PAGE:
Why do we do FIRST? Because the world’s a mess. Read the news. Look around you. We got lights, clean water, ways to get around. We have hospitals, schools, safe malls. But two-thirds of all people alive today, 4 billion people, live on less than $2 a day. Half of them live on $1 a day. That’s their whole life. We’re the richest in the world, by far. And the world’s a mess. Somebody’s got to fix it. Do you think the people living on a buck a day, who don’t have clean water, schools, technology, education, do you think those people can fix it? No. You have to fix it. (Kamen, p. 21)
The robot is just a vehicle, just a tool. The skill sets you walk away with will give you careers for a lifetime. FIRST is a genuine card-carrying microcosm of the real world of engineering. We give you a little time, never as much as you need. We give you a little bit of material, never what you’d really want. You never know what the competitors are doing. FIRST really is a way to show you what the world of science, technology, inventing, and problem solving is. It’s all hard, and if this frustrates you, tough, it’s important. (Kamen, p. 22)
The academy’s about analytical thinking, problem solving, and working with the team. . . . I think that we, as a country, need to improve our science and engineering, but I’m more of an advocate for all of our education to be structured like this – be it a business academy, engineering academy, et cetera. . . . Students are on the Internet these days, and information’s free. If we teachers don’t move beyond just being fountains of information, and instead focus on experiences, we’re losing touch with what students need. And the students know it. They’re sitting in class thinking ‘I can look up this stuff on Wikipedia right now.’ They can’t look up this experience on Wikipedia. (Amir, p. 73)
Learning with always trumps learning from (p. 19)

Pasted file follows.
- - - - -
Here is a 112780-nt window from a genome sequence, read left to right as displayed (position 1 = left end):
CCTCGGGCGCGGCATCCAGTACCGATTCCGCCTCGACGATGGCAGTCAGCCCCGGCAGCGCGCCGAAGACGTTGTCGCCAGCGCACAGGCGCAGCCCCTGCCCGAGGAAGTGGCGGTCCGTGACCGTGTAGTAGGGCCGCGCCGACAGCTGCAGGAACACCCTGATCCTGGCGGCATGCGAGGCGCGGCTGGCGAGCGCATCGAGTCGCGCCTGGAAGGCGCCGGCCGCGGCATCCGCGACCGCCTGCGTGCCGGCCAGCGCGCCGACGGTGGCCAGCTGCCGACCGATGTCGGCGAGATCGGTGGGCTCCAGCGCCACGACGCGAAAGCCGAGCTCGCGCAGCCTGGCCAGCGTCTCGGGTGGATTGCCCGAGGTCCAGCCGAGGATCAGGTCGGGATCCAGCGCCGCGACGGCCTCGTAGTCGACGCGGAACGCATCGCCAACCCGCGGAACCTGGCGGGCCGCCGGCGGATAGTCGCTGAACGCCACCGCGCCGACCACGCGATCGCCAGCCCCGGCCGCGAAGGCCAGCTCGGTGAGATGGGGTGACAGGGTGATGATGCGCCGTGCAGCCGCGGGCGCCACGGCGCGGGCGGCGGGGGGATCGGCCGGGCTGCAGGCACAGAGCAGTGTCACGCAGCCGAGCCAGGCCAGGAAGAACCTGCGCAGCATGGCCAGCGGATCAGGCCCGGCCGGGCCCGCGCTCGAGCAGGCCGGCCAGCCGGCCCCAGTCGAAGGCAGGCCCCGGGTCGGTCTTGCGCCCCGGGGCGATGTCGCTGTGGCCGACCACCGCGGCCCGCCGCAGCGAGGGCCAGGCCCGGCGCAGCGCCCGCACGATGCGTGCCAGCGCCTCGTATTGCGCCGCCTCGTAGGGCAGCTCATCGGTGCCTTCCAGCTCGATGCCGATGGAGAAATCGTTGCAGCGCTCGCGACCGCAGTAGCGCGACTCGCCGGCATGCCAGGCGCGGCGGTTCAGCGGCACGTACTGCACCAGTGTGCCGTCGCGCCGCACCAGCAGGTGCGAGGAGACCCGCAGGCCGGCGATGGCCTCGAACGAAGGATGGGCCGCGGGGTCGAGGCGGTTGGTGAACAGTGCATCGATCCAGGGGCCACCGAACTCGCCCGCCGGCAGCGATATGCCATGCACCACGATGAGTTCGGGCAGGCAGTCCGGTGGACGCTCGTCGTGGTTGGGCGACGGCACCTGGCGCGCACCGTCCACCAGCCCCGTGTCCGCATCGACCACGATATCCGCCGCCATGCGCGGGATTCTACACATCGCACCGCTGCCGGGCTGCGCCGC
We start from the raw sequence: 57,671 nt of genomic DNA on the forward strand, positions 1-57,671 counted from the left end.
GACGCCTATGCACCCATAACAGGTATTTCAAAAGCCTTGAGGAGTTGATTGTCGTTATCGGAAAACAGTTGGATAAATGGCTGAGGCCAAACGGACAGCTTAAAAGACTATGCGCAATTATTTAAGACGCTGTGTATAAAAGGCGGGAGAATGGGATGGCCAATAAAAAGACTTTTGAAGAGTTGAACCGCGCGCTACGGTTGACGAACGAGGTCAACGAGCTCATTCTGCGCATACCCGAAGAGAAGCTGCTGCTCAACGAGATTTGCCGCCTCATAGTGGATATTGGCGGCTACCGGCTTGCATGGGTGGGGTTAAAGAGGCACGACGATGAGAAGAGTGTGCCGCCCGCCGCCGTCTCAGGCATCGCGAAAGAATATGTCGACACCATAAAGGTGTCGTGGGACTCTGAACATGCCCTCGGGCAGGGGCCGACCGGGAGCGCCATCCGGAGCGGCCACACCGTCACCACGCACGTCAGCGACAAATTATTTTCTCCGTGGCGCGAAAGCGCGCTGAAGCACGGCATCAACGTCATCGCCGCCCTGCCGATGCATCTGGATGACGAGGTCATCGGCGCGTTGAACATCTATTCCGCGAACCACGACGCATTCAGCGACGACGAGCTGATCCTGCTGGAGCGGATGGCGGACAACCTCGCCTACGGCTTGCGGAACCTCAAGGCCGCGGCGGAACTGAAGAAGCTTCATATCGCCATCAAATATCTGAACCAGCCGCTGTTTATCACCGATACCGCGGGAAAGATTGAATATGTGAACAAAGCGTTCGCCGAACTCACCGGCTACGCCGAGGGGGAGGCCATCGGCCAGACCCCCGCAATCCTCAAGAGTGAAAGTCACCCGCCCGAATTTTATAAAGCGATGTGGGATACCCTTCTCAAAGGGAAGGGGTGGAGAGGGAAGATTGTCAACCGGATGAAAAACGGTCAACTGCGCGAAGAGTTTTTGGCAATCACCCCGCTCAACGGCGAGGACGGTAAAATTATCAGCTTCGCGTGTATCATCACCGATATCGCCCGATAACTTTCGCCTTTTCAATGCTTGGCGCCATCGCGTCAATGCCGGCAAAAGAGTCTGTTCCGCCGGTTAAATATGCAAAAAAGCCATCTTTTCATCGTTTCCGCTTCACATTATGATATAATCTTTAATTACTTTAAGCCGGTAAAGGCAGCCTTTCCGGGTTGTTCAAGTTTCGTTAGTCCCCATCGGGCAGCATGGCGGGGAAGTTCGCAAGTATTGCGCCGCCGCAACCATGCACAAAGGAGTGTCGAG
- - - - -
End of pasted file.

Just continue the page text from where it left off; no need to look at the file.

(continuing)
this is what distinguished the FIRST competition from a science fair where students took what they already knew and put together a project on their own. By intention, Dean Kamen had no rules about the level of mentor involvement, allowing the kids to get real experience working hand in hand with engineers.
Luke was now about to learn how to take a conceptual sketch, break it down to its individual working parts, design them to precise measurements for machining, and see how they meshed to form a functioning, efficiently designed mechanism. As Chase said, it was the difference between figuring out how to put together a go-cart on one’s own versus learning how to build a Maserati with help. (pp. 99–100)
. . . . He stopped, restarted, changed his sequence, asked Chase and his programmers questions, and listened to their input until he know how to fix the PenguinBot before the first qualifying match. In that moment, it was clear that the boundaries between teacher and students had broken down. They were equals. (p. 254)
Before the first matches of the day, students and their coaches scrambled for the quick fix. They relinked broken chains, riveted loose frames, soldered wires, debugged code, and straightened bent aluminum rods with their bare hands. The smell of burnt metal, adrenaline, and sawdust saturated the air.
“ROBOT!” a kid shouted.
“Coming through! ROBOT!” echoed another. (p. 3)
Questions I have after reading the book
- What percentage of school districts across the country are involved in one or more of the FIRST competitions? Heck, what percentage even know about the FIRST competitions?
- What’s happening here locally in my school district? I need to find out more…
- Can I talk my wife into letting me (and maybe my kids) go see the national finals?
There’s a quote that is repeated several times in the book: Societies get the best of what they celebrate. There’s also a part where one of the students on the team says the word ‘nerds’ as he’s walking out the door. Another teammate takes offense. The first one then says:
What? I didn’t say ‘nerds’ and point at you. I said ‘nerds’ and you flipped your head. If I said ‘badasses,’ then you should look up, but not ‘nerds.’ (p. 61)
I concur. We’ve got some serious problems to solve. We need to do a better job of celebrating our scientists and programmers and inventors. We need a whole lot more graduates who think of themselves as ‘badass’ engineers.
Is this a life-changing book? Nope. Is it a great read and a fascinating story? Absolutely. A pageturner that I stayed up late to finish because I just had to know how it ended, I give The New Cool a solid 4 highlighters (out of 5).
[See my other reviews and recommended reading]
by Scott McLeod | Jun 15, 2010 | Learning and Teaching, Reviews, Tech Integration, Tech Tools |
[FYI, this post also has been translated into Croatian by the WHGeeks Science section!]
[Warning: this is a long post. Cross-posted at LeaderTalk.]
I’ve been playing around with digital document annotation on various portable computing devices. Here is an overview of where I am right now…
The old way!